Commentary - (2022) Volume 12, Issue 2

Reduction of Waste Clothes by Recycling
Wang Xu*
Department of Textile Technology, Soochow University, Jiangsu, China
*Correspondence: Wang Xu, Department of Textile Technology, Soochow University, Jiangsu, China, Email:

Received: 04-Feb-2022, Manuscript No. IJWR-22-15896; Editor assigned: 07-Feb-2022, Pre QC No. IJWR-22-15896(PQ); Reviewed: 21-Feb-2022, QC No. IJWR-22-15896; Revised: 25-Apr-2022, Manuscript No. IJWR-22-15896(R); Published: 04-Mar-2022, DOI: 10.35248/2252-5211.22.12.454


Textile recycling is a process by which old clothing materials and other unused clothes are collected for reuse or for recovery. It's the raw material for the textile recycling industry. The basic steps in the textile recycling process involves in donation, collection, sorting and processing of textiles, and then subsequent transport to end users of used garments, rags or other recovered materials.

The base for the growing textile recycling industry is, of course, the textile industry itself. The textile industry has evolved into a nearly$ 1 trillion industry encyclopedically, comprising clothing, as well as furnishings and mattress material, linens, draperies, cleaning materials, leisure equipment, and numerous other particulars.

The urgency to reclaim textiles

The significance of recovering textiles is increasingly being recognized. An estimated 100 billion garments are produced annually; worldwide. The recycling rate for textiles deduced from apparel and footwear was 13.0, while the recovery for sheets and pillowcases was 15.8 for the same time. Similarly, textile recycling is a significant challenge to be addressed as we strive to move closer to a zero tip society.

Formerly in landfills, natural fibers can take a few weeks to a many times to decompose. They may release methane and CO2 gas into the atmosphere. Also, synthetic fabrics are designed not to decompose. In the landfill, they may release poisonous substances into groundwater and surrounding soil.

Textile recycling offers the following environmental benefits:

• Decreases landfill space conditions, bearing in mind that synthetic fiber products don't decompose and that natural fibers may release greenhouse gasses;

• Avoided use of virgin fibers;

• Reduced consumption of energy and water;

• Pollution avoidance;

• Lessened demand for colorings.

Sources of textiles for recycling

Textiles for recycling are generated from two primary sources. These sources include:

Post-consumer including garments, vehicle upholstery, household particulars and others;

Pre-consumer, including scrap created as a by-product from yarn and fabric manufacture, as well as the post-industrial scrap textiles from other industries.

Wearable and reused textiles

In the European Union, about 50 of collected textiles are reclaimed and about 50 are reused. Roughly 35 of donated clothes are turned into industrial rags. Utmost of the reused apparel is exported to other countries. Oxam, a British charitable organization, estimates 70% of their apparel donations end up in Africa. The issue of transporting used apparel to Africa has generated some degree of controversy as to the benefits of similar initiatives, where it can have an adverse impact on local cloth industries, native dress, and local waste generation.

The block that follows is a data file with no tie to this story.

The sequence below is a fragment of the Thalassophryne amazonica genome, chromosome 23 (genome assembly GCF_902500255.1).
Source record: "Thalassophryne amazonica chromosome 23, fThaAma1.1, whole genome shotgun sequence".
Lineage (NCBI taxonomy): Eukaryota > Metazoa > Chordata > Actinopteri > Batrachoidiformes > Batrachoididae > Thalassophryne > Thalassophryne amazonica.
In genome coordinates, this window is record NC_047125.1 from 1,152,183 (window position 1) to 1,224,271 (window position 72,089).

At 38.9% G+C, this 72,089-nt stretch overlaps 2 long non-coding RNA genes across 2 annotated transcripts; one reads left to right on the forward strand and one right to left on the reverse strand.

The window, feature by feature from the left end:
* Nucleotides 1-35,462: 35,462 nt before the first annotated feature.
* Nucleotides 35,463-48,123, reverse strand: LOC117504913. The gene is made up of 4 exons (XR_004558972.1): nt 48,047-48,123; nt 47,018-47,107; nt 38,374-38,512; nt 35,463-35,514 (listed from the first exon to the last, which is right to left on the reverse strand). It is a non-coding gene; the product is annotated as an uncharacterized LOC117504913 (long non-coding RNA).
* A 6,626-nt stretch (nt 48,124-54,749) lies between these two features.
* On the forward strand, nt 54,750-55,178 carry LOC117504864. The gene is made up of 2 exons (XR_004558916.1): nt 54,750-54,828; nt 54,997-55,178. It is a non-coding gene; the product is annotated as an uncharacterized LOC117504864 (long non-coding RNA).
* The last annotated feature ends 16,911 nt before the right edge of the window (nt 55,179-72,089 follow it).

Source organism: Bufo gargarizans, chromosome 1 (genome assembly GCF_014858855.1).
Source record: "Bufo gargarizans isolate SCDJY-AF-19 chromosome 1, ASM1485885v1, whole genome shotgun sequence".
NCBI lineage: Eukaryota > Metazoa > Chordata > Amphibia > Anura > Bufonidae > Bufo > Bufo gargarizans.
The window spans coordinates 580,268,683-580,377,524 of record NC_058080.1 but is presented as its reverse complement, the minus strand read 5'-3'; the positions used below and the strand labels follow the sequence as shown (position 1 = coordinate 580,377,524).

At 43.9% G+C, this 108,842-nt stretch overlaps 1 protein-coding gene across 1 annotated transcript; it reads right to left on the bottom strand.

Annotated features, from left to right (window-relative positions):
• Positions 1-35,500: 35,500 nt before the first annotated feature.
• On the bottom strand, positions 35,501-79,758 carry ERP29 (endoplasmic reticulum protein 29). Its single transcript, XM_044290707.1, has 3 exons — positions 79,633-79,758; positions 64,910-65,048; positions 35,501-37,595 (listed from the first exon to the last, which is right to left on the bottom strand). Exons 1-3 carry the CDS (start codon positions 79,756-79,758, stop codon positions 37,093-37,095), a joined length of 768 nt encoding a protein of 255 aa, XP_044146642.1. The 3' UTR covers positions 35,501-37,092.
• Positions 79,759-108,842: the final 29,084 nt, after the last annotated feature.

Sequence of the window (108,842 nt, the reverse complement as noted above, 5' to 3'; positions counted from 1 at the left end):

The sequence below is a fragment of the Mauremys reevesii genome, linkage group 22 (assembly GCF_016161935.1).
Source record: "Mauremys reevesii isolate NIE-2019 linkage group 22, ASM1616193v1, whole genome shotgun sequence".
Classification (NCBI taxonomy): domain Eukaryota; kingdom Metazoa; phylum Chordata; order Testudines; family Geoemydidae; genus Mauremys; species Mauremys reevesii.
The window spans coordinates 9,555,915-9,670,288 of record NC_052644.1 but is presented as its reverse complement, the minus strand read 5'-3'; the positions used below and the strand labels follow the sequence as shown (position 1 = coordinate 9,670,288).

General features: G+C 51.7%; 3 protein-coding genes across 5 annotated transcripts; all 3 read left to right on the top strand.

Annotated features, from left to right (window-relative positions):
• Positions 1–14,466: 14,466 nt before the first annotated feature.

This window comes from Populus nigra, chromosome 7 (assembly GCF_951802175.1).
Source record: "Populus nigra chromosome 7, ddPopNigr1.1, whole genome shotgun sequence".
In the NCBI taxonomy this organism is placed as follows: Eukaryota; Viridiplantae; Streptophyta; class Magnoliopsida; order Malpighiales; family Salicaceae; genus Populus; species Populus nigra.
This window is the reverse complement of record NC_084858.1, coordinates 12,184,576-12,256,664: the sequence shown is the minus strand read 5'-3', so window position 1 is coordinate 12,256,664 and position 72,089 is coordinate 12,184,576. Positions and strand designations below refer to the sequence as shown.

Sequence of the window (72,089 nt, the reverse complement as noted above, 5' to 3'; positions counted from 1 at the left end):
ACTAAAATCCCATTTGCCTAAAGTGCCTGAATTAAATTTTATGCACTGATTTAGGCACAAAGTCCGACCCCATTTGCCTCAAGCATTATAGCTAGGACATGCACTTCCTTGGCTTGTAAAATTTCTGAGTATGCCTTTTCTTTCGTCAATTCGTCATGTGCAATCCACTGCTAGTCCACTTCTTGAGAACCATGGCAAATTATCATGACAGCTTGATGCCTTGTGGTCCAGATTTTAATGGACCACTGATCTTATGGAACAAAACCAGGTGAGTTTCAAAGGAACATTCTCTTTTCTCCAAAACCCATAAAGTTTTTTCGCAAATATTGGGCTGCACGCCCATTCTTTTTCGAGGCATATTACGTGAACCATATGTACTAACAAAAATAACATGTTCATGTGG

The recycling process

For textiles to be recycled there are abecedarian differences between natural and synthetic fibers. For natural fabrics:

The incoming un-wearable material is sorted by type of material and color. Re-coloring is not needed if textile is color sorted. The color sorting means dying is not necessary, saving energy and avoiding contaminants;

• Fabrics are also pulled into fibers or tattered, sometimes introducing other fibers into the yarn. Materials are tattered or pulled into fibers. Depending on the end use of the yarn, other fibers may be incorporated;

• The yarn is also cleaned and mixed through a carding process;

• Also the yarn is re-spun and ready for subsequent use in weaving or knitting;

• Some fibers aren't spun into yards, still. Some are compressed for textile filling such as in mattresses.

In the case of polyester based fabrics, garments are ripped and then granulated for processing into polyester chips. These are subsequently melted and used to produce new fibers for use in new polyester fabrics.

Beyond recycling, protect sustainably

As society becomes more familiar with the hazards associated with transporting old fabrics to the landfill, and as new recycling technologies develop, it can be anticipated that the cloth recycling assiduity will continue to grow. Similarly at the same time, waiting for similar trends as slow fashion to draw the attention to the interplay of apparel and sustainability. The fast fashion industry generates considerable pollution and a sizeable negative impact on climate change. Consumers can help affect change by choosing clothing brands that last longer and which demonstrate a commitment to reducing their climate change impact.

Citation: Xu W (2022) Reduction of Waste Clothes by Recycling. Int J Waste Resour. 12:454.

Copyright: © 2022 Xu W. This is an open access article distributed under the terms of the Creative Commons Attribution License, which permits unrestricted use, distribution, and reproduction in any medium, provided the original author and source are credited.